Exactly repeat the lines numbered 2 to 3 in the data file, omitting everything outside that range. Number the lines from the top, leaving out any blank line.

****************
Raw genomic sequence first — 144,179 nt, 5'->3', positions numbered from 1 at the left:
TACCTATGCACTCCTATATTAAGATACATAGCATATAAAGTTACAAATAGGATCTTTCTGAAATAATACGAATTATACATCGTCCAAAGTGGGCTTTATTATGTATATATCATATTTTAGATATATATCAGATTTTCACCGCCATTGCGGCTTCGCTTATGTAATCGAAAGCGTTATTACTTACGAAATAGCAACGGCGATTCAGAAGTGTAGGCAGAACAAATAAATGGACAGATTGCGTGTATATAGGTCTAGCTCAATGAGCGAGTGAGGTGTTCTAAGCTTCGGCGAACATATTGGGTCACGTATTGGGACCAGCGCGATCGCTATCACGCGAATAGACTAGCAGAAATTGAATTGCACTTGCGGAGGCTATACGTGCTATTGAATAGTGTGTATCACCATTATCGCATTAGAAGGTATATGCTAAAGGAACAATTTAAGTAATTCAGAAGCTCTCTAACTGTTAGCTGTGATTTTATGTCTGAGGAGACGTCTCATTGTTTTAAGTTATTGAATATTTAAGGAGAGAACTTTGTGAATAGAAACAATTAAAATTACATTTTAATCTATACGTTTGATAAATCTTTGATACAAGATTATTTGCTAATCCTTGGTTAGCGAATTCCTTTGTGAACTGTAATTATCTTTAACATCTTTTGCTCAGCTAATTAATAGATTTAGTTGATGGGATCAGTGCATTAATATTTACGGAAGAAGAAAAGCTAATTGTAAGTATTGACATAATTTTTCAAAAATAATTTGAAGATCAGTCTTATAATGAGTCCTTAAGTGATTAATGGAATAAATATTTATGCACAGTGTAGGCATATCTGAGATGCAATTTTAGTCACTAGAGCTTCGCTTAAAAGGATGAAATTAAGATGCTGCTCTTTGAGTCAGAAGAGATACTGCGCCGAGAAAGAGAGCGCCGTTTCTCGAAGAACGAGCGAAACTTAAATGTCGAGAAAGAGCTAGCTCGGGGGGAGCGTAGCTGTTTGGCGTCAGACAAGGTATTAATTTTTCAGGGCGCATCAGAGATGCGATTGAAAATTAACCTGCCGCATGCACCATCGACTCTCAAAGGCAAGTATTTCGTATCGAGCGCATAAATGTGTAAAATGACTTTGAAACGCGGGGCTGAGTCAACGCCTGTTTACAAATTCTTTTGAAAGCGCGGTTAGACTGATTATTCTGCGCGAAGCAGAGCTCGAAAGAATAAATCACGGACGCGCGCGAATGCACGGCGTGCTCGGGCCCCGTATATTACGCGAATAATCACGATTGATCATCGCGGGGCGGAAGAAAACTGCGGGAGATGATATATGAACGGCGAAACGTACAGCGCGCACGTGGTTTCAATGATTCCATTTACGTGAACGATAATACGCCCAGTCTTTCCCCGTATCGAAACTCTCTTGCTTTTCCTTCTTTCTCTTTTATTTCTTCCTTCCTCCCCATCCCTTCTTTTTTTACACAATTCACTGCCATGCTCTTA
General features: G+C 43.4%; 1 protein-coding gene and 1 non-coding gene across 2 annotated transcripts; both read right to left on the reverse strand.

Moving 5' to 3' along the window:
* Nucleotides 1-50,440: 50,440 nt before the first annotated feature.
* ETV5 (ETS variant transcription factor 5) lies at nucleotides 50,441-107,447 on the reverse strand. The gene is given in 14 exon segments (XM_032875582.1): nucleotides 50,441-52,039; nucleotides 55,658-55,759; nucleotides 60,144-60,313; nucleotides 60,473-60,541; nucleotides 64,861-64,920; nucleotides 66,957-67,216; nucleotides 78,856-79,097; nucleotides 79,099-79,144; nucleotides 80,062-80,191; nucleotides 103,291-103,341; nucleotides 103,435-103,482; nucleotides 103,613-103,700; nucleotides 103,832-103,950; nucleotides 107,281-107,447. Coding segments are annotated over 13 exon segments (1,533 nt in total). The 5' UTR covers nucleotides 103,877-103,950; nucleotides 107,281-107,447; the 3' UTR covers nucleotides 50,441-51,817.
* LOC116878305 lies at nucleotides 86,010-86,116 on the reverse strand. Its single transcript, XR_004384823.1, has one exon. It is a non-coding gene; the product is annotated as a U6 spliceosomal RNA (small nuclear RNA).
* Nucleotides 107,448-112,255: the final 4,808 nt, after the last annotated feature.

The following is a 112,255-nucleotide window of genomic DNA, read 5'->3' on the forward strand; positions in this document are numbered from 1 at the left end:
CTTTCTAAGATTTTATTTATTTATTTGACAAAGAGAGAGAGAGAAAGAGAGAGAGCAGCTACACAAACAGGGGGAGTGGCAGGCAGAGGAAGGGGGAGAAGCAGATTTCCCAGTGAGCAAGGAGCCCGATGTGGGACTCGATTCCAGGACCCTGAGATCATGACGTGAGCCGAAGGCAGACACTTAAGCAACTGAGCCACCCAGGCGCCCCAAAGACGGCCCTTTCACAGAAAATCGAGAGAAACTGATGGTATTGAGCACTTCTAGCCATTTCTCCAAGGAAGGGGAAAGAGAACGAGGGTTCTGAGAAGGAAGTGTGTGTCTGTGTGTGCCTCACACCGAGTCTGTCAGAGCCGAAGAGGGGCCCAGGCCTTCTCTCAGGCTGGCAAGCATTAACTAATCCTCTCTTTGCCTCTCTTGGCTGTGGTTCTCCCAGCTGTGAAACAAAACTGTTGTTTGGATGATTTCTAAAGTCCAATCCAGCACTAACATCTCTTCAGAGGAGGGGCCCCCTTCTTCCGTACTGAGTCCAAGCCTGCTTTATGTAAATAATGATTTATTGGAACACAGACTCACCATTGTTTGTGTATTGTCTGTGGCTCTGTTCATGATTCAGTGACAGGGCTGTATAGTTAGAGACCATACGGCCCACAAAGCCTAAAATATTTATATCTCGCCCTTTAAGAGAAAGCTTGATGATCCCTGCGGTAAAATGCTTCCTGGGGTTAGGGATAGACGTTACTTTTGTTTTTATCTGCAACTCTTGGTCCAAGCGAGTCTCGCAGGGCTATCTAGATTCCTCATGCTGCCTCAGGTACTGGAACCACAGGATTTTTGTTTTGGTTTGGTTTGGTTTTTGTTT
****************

TACCTATGCACTCCTATATTAAGATACATAGCATATAAAGTTACAAATAGGATCTTTCTGAAATAATACGAATTATACATCGTCCAAAGTGGGCTTTATTATGTATATATCATATTTTAGATATATATCAGATTTTCACCGCCATTGCGGCTTCGCTTATGTAATCGAAAGCGTTATTACTTACGAAATAGCAACGGCGATTCAGAAGTGTAGGCAGAACAAATAAATGGACAGATTGCGTGTATATAGGTCTAGCTCAATGAGCGAGTGAGGTGTTCTAAGCTTCGGCGAACATATTGGGTCACGTATTGGGACCAGCGCGATCGCTATCACGCGAATAGACTAGCAGAAATTGAATTGCACTTGCGGAGGCTATACGTGCTATTGAATAGTGTGTATCACCATTATCGCATTAGAAGGTATATGCTAAAGGAACAATTTAAGTAATTCAGAAGCTCTCTAACTGTTAGCTGTGATTTTATGTCTGAGGAGACGTCTCATTGTTTTAAGTTATTGAATATTTAAGGAGAGAACTTTGTGAATAGAAACAATTAAAATTACATTTTAATCTATACGTTTGATAAATCTTTGATACAAGATTATTTGCTAATCCTTGGTTAGCGAATTCCTTTGTGAACTGTAATTATCTTTAACATCTTTTGCTCAGCTAATTAATAGATTTAGTTGATGGGATCAGTGCATTAATATTTACGGAAGAAGAAAAGCTAATTGTAAGTATTGACATAATTTTTCAAAAATAATTTGAAGATCAGTCTTATAATGAGTCCTTAAGTGATTAATGGAATAAATATTTATGCACAGTGTAGGCATATCTGAGATGCAATTTTAGTCACTAGAGCTTCGCTTAAAAGGATGAAATTAAGATGCTGCTCTTTGAGTCAGAAGAGATACTGCGCCGAGAAAGAGAGCGCCGTTTCTCGAAGAACGAGCGAAACTTAAATGTCGAGAAAGAGCTAGCTCGGGGGGAGCGTAGCTGTTTGGCGTCAGACAAGGTATTAATTTTTCAGGGCGCATCAGAGATGCGATTGAAAATTAACCTGCCGCATGCACCATCGACTCTCAAAGGCAAGTATTTCGTATCGAGCGCATAAATGTGTAAAATGACTTTGAAACGCGGGGCTGAGTCAACGCCTGTTTACAAATTCTTTTGAAAGCGCGGTTAGACTGATTATTCTGCGCGAAGCAGAGCTCGAAAGAATAAATCACGGACGCGCGCGAATGCACGGCGTGCTCGGGCCCCGTATATTACGCGAATAATCACGATTGATCATCGCGGGGCGGAAGAAAACTGCGGGAGATGATATATGAACGGCGAAACGTACAGCGCGCACGTGGTTTCAATGATTCCATTTACGTGAACGATAATACGCCCAGTCTTTCCCCGTATCGAAACTCTCTTGCTTTTCCTTCTTTCTCTTTTATTTCTTCCTTCCTCCCCATCCCTTCTTTTTTTACACAATTCACTGCCATGCTCTTA
General features: G+C 43.4%; 1 protein-coding gene and 1 non-coding gene across 2 annotated transcripts; both read right to left on the reverse strand.